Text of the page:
I passed on a guided lake trip for brown trout as a couple foot long brown trout didn't warrant the time and expense. We fished the estuary at Killala Bay without success. That bay and even the surrounding ocean is pretty much fished out. The commercial guys on the bay are reduced to gillnetting skates. There was some excitement among the locals about some mackeral that appeared in a nearby river. In the town of Sligo, I did see a couple guys fishing for Atlantics although we didn't hear of any being caught.
 

David Loy

Senior Moment
I (& family) circumnavigated Ireland by car last May. Didn’t fish. US insurance companies won’t cover you in Ireland, too great a risk. So you’re only option is to buy insurance at the rental counter. Beware of any US outfit that purports to provide any. The car rental companies will not accept them.
Driving IS a challenge. There are only a few highways so 90% of your driving is on VERY curvy roads from 8’ wide up to 15, 10 being real common. There are pullouts to let the tour busses, other cars & trucks, farm equipment, and the thousands of American bicyclists pass. Add in that your on the other side of the road (& car), there will be exciting moments. I did enjoy the challenge, just another game to play. At least half of the folks that we’ve talked to, that have driven over there, had some kind of fender bender.
 

sroffe

Active Member
By the by, beware of driving in Ireland, most insurance and credit card insurance will not cover you driving in Ireland. It is one of the five highest wreck countries in the world.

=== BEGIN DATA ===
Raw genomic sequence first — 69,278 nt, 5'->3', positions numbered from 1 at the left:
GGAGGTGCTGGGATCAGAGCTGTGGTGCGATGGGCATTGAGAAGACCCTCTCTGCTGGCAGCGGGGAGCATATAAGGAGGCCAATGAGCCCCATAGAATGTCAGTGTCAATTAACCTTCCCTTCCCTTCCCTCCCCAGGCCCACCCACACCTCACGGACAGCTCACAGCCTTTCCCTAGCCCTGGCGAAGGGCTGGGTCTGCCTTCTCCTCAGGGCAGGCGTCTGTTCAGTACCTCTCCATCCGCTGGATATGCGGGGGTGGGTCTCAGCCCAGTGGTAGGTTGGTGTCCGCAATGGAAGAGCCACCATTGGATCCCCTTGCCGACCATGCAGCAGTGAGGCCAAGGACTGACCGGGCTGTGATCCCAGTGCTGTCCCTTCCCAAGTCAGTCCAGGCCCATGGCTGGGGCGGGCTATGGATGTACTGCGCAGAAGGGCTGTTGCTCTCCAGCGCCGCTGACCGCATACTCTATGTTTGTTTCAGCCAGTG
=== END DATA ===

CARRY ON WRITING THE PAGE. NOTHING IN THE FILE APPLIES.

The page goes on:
I can believe that. Roads are narrow, and the cars are getting bigger. We drove there around 15 years ago.

BTW, I was told, there is more public access to waters in Ireland than in England. But, that was 15 years ago too.
 

dld

Active Member
I can believe that. Roads are narrow, and the cars are getting bigger. We drove there around 15 years ago.

BTW, I was told, there is more public access to waters in Ireland than in England. But, that was 15 years ago too.
I expect that is true. I only went to Ireland because I was on a the month install in England/Wales, and my parents meet me over there. The UK is pretty horrible about access. Ireland (the green, I don't know about the orange) has a ton of farms that will let people on their access. I should preface that with having accessed places (not for fishing) with locals. Cool people.

It will be raining, it will be cold, it will be beautiful.
 

David Loy

Senior Moment
Kinsale was a great place to visit, South Island. If you’re going there try to book a walking tour with Barry Maloney, part of “Don and Barry’s Walking Tours”. Definitely worthwhile and one of our favorite memories, of many.
You’ll have a great time. Enjoy.
 

Riogrande King

Active Member
We luckily stumbled upon this event. The "Taste of Lough Corrib", a spread based on fish taken from the lough, was wonderful. I didn't get to fish in the competition (they were deadly serious and scoffed when I asked to just ride along) but did get a couple days guided fishing out of those amazing lapstrake boats. Cheap, too!
Ireland IS magical. But my wife had to do all the driving- way too nerve wracking for me.

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kpb

Member
Driving in Ireland is fun. Add some farm equipment thats pulling onto the road and bicyclists and then you're really having fun.